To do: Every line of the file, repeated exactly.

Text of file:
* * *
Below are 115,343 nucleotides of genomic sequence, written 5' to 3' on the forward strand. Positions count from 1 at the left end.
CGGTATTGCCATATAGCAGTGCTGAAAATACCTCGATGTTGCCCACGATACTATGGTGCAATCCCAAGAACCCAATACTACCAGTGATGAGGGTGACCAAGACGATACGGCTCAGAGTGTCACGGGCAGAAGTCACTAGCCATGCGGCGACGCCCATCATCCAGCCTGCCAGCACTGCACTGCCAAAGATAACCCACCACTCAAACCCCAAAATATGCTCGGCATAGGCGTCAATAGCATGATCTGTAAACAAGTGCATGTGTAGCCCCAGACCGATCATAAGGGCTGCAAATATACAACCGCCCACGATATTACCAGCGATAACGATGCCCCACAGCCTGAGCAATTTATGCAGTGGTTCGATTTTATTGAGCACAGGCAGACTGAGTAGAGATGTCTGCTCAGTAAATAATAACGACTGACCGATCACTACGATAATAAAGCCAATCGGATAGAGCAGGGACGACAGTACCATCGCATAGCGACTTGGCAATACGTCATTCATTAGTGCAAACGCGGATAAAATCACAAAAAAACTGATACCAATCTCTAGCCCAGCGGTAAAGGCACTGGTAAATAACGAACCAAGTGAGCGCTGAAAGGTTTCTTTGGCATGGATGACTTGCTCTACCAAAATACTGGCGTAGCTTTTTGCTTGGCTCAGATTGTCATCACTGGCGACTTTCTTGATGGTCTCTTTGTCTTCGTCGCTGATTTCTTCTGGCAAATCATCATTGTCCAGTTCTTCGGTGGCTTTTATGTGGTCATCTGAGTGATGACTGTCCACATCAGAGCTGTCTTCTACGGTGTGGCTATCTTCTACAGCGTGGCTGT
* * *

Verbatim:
Below are 115,343 nucleotides of genomic sequence, written 5' to 3' on the forward strand. Positions count from 1 at the left end.
CGGTATTGCCATATAGCAGTGCTGAAAATACCTCGATGTTGCCCACGATACTATGGTGCAATCCCAAGAACCCAATACTACCAGTGATGAGGGTGACCAAGACGATACGGCTCAGAGTGTCACGGGCAGAAGTCACTAGCCATGCGGCGACGCCCATCATCCAGCCTGCCAGCACTGCACTGCCAAAGATAACCCACCACTCAAACCCCAAAATATGCTCGGCATAGGCGTCAATAGCATGATCTGTAAACAAGTGCATGTGTAGCCCCAGACCGATCATAAGGGCTGCAAATATACAACCGCCCACGATATTACCAGCGATAACGATGCCCCACAGCCTGAGCAATTTATGCAGTGGTTCGATTTTATTGAGCACAGGCAGACTGAGTAGAGATGTCTGCTCAGTAAATAATAACGACTGACCGATCACTACGATAATAAAGCCAATCGGATAGAGCAGGGACGACAGTACCATCGCATAGCGACTTGGCAATACGTCATTCATTAGTGCAAACGCGGATAAAATCACAAAAAAACTGATACCAATCTCTAGCCCAGCGGTAAAGGCACTGGTAAATAACGAACCAAGTGAGCGCTGAAAGGTTTCTTTGGCATGGATGACTTGCTCTACCAAAATACTGGCGTAGCTTTTTGCTTGGCTCAGATTGTCATCACTGGCGACTTTCTTGATGGTCTCTTTGTCTTCGTCGCTGATTTCTTCTGGCAAATCATCATTGTCCAGTTCTTCGGTGGCTTTTATGTGGTCATCTGAGTGATGACTGTCCACATCAGAGCTGTCTTCTACGGTGTGGCTATCTTCTACAGCGTGGCTGT